If you want to read an impressive case against categorical thinking from a biological perspective, read Robert Sapolsky’s Behave: The Biology of Humans at Our Best and Worst. It applies to markets as well.


Sapolsky notes how we often break down behavior as attributable to some single factor. So we know that brain chemistry, genes, hormones, prenatal environment, childhood, etc. all impact how you behave today. But if you want to answer the question why you’re so impatient when it comes to doing your taxes or why you can’t wake up on time, people tend to reach for one category for an answer. It’s genetic. Or it’s hormonal. Or whatever.


“The goal of this book is to avoid such categorical thinking,” Sapolsky writes. “Putting facts into nice cleanly demarcated buckets of explanation has its advantages – for example, it can help you remember facts better. But it can wreak havoc on your ability to think about those facts.” As I hope is obvious, this applies not just to biology but to, well, everything.


In short, as Sapolsky says, “it’s complicated.” (Even the categories themselves are not clean-cut. What is “the brain” exactly? Where does it start and end? Reminds me of other categories in life we use, such as “mountain.” We know what it is conceptually, but where the dividing for where a mountain “begins” is hard to say. Or what about "growth stocks" "tech" "value" "small cap" etc.? Vague terms at best. Meaningless at worst).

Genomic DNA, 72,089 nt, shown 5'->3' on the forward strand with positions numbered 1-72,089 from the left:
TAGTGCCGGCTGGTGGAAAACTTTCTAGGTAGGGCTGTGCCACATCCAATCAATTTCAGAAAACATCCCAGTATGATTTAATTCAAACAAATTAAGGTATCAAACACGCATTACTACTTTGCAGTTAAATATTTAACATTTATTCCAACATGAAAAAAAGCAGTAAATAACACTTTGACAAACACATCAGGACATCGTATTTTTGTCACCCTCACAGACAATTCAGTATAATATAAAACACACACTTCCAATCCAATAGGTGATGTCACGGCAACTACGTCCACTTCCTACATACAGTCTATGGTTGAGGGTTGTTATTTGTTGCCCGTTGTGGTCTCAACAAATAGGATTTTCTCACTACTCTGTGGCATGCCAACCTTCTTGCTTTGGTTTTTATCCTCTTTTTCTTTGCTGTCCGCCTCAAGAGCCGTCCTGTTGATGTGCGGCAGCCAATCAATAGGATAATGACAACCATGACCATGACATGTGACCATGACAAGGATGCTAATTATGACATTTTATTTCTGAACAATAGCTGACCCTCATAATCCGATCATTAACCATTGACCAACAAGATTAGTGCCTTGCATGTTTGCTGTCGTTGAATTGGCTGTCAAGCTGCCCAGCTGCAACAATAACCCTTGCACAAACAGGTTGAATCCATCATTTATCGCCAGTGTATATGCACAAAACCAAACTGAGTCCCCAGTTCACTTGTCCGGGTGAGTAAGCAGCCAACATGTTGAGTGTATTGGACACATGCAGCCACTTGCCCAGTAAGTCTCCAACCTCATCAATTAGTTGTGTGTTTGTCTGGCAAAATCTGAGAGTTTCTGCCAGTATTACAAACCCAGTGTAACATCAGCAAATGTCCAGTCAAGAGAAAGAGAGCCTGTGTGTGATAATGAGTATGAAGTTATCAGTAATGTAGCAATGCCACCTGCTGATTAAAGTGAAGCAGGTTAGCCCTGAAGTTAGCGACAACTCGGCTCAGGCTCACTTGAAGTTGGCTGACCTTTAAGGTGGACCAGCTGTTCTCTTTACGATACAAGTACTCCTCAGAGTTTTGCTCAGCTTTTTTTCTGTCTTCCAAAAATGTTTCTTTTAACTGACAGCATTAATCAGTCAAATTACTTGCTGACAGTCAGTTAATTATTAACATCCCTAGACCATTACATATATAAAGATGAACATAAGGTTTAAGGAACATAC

Consider testosterone. This hormone is long thought to “cause” aggression. But… it’s more complicated than that. Sapolsky shows how testosterone does subtle things to behavior. It can’t generally explain why some individuals are more aggressive than others. It seems associated with aggression in different ways, but the relationship is not causal per se.


For example, if you’re already aggressive, lowering your testosterone doesn’t seem to affect this aggression – which points to aggression as more a learned behavior, or perhaps to other factors. It does seem to increase confidence and optimism. But there is a chicken and egg problem here: When you succeed at something, whether its sports or investing, testosterone levels go up, while decreasing fear and anxiety. But testosterone can also increase anxiety, causing aggression, in certain circumstances.


“It’s a crucial unifying concept that testosterone’s effects are hugely context dependent,” Sapolsky writes. “This context dependency means that rather than causing X, testosterone amplifies the power of something else to cause X.”

This context dependency is a big takeaway from Sapolsky’s book.


All of this stuff – hormones and genes and personal experiences – all impact behavior and do so differently in different contexts. The same is true in markets. How do rising interest rates affect stocks? (It’s complicated.) How does GDP growth affect stock market returns? (Ditto). What about interest rates on valuations? (Complicated!) And on and on for a host of other questions searching for simple cause and effect relationships…


And even after all these biological insights about how different factors influence behavior, we still can predict very little at the individual level. As Sapolsky says, we can explain a lot and predict little.


I think that sums up a lot about finance and investing as well: We can explain a lot (after the fact) and predict little.


Thanks for reading and enjoy your weekend. I’ve been knee-deep in earnings reports this week. But I’ll write up an idea or two soon.


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Published August 9, 2019